“We might start by asking Sarah Palin to leave the room. I’ve got nothing against her. She’s a remarkable political talent. But there are no “death panels” in the Democratic health-care bills, and to say that there are is to debase the debate.
We also have to tell the defenders of the notorious Section 1233 of H.R. 3200 that it is not quite as benign as they pretend. To offer government reimbursement to any doctor who gives end-of-life counseling — whether or not the patient asked for it — is to create an incentive for such a chat.”
From CK’s article today. I like CK and usually agree with much of his reasoning. However, I’m growing tired of “triangulation” as an argument and political tool. The inability to get messy and get involved in the fracas is what makes “elites” like Peggy, KP, CBuck, and sometimes CK ineffective when it comes to actually moving people. Nuance is opiate for the elites but emotion based on reasoned intellect gets people motivated and will be the only thing that slays this dragon.
Sarah Palin’s “death-panel” f/b post may well become the turning point of this fight. CK’s attempt to triangulate and nuance the argument it to death, so to speak, can’t change that point.
Posted by: The Hammer at August 21, 2009 11:36 AM
Here was my response:
I am beginning to believe that the elites — Noonan, Parker, Buckley, Krauthammer, etc — are simply jealous of Sarah Palin. Jealous that an average citizen, without their Ivy League bonafides, has been able to rise to such political success — Mayor, energy industry, Governor — and connect in a way with the American people that these elites have never been able to do. So, instead of treating her as an equal, as she truly has earned through her actions and success, they all still look down upon her as some sort of peon, unworthy of being treated on the same level as their elitist selves.
And the more these elitists attack Sarah Palin, the more people take it as an attack on all average Americans. Considering Sarah Palin broke the mold of what it takes to be successful in politics — she was just some average working mom who got fed up with corruption in politics in her children’s school, so she ran for PTA, then got fed up with the corruption in her city, so ran for Mayor, then got went into the energy industry to make a difference and resigned when she realized she was being used and not given the power to make the difference she wanted, then got fed up with corruption in her State and took on her own political Party and ran for Governor to clean up the State… and succeeded in all those endeavors — ie, don’t need the Ivy League pedigree and all the inside connections and corruption, etc, many Americans see themselves in Sarah Palin. If Barack Obama represented the opportunity for Blacks to rise to success in politics, Sarah Palin represents the opportunity for an average American fed up with politics and wanting to make a difference to rise to success in politics.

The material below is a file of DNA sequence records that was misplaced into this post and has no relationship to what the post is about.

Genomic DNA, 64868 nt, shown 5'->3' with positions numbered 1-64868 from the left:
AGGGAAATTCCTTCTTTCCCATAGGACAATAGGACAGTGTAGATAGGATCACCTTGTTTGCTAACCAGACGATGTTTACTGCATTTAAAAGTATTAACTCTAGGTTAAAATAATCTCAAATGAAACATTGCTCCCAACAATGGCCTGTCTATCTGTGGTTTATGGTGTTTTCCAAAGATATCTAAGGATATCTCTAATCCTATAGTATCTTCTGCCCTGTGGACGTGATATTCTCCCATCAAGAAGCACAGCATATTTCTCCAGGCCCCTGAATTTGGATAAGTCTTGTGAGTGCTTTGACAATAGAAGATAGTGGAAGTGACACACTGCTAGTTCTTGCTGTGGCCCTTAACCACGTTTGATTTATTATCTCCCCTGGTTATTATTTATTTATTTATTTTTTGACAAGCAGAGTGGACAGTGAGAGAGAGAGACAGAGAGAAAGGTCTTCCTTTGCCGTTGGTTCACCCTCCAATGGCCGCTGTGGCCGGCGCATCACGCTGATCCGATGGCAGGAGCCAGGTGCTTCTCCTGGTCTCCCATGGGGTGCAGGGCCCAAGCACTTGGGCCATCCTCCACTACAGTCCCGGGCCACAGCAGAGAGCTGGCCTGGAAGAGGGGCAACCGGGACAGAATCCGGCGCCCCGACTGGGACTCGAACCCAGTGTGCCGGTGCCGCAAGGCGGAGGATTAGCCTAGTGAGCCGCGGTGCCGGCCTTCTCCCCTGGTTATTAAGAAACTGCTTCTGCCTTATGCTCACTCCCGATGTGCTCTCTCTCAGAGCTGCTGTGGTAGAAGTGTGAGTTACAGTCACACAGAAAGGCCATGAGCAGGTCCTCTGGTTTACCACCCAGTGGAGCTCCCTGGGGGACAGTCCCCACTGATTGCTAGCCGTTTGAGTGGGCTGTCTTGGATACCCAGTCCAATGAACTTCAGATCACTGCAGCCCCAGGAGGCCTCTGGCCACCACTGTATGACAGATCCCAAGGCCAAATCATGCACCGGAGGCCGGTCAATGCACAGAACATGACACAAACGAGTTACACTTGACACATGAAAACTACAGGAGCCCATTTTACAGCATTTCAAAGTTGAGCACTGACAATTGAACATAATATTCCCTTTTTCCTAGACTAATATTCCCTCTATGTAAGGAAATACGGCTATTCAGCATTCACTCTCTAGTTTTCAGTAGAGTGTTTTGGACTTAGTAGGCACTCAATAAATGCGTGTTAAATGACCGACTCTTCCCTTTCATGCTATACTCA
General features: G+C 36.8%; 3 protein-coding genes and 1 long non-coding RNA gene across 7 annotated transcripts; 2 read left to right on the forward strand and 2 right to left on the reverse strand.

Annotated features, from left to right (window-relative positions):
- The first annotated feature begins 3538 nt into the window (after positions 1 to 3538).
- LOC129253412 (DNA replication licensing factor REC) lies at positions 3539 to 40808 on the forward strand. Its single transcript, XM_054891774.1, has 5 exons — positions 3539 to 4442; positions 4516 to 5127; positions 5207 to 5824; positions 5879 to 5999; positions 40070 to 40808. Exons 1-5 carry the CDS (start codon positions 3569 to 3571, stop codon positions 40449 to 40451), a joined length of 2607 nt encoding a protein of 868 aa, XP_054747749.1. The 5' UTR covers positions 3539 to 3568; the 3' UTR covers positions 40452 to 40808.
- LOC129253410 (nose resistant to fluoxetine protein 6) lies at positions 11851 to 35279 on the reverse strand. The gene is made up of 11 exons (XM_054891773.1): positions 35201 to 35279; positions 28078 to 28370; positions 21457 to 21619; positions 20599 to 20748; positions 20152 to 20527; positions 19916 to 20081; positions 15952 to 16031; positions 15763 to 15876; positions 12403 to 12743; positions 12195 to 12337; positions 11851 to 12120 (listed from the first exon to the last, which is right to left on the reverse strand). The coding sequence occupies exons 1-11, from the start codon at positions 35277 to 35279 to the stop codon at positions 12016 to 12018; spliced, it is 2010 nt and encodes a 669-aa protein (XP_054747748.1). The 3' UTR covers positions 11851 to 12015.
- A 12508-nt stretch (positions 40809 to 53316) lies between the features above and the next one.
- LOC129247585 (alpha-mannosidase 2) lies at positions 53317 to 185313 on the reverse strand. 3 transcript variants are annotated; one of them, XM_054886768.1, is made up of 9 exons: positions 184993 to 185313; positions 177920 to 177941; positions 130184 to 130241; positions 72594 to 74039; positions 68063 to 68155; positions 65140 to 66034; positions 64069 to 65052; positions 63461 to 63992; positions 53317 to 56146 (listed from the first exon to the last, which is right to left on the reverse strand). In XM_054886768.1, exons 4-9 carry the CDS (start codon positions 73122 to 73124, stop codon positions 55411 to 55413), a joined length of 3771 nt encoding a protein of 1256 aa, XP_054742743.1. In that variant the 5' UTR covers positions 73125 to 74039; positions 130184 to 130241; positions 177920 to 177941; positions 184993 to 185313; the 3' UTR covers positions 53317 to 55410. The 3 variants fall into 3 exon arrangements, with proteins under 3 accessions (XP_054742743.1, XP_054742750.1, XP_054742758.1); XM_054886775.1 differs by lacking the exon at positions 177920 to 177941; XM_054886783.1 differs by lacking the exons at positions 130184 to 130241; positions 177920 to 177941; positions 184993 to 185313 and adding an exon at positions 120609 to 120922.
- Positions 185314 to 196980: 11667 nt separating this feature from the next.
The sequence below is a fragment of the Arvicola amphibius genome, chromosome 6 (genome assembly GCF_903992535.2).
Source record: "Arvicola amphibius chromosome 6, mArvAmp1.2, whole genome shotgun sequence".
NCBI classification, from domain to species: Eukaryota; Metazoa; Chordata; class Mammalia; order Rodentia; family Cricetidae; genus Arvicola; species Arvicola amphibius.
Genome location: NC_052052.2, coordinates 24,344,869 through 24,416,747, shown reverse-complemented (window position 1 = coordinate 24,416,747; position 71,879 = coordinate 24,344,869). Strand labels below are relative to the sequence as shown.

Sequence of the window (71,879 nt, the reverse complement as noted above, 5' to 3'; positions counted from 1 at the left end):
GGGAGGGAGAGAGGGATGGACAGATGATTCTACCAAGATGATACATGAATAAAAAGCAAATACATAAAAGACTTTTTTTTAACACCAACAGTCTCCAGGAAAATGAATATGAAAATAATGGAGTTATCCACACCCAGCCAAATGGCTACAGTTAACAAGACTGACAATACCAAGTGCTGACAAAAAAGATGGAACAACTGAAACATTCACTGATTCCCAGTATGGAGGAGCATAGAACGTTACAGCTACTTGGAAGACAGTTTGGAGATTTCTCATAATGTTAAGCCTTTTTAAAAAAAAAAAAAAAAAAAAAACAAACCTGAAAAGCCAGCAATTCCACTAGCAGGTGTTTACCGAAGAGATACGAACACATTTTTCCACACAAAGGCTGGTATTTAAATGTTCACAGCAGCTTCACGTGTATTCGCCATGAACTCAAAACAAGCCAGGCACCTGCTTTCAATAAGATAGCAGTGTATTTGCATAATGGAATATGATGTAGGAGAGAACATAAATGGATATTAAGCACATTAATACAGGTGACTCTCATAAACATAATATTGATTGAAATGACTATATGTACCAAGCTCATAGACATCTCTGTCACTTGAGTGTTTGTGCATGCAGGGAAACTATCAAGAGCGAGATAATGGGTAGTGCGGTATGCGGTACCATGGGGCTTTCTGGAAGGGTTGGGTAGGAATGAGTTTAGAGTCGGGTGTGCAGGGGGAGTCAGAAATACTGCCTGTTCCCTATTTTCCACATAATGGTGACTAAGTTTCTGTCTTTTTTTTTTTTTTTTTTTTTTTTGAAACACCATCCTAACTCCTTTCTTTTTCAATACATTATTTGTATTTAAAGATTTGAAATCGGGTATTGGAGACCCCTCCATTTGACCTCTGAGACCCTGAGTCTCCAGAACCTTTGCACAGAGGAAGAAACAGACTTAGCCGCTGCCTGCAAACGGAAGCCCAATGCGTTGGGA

I think she tears down the ideology of these elistists that only they can become powerful in politics and only they are worthy to discuss such ideas and policies and ideologies in America. She pisses them off, because she makes them realize that we really don’t need these elitists anymore to explain things to us peons. We can research and understand it on our own.
Thus, the smackdown of Sarah Palin basically represents the elitist smackdown of the rise of average Americans. Elitists know that if average Americans realize that they can figure things out on their own and don’t need to go to elitists to have everything explained to them, then they are deemed irrelevant.
It’s similar to the mass media’s smackdown of the blogosphere, when they were rightfully worried that the rise of the blogosphere — citizen journalism — would make them irrelevant.
Posted by: Michael in MI at August 21, 2009 11:56 AM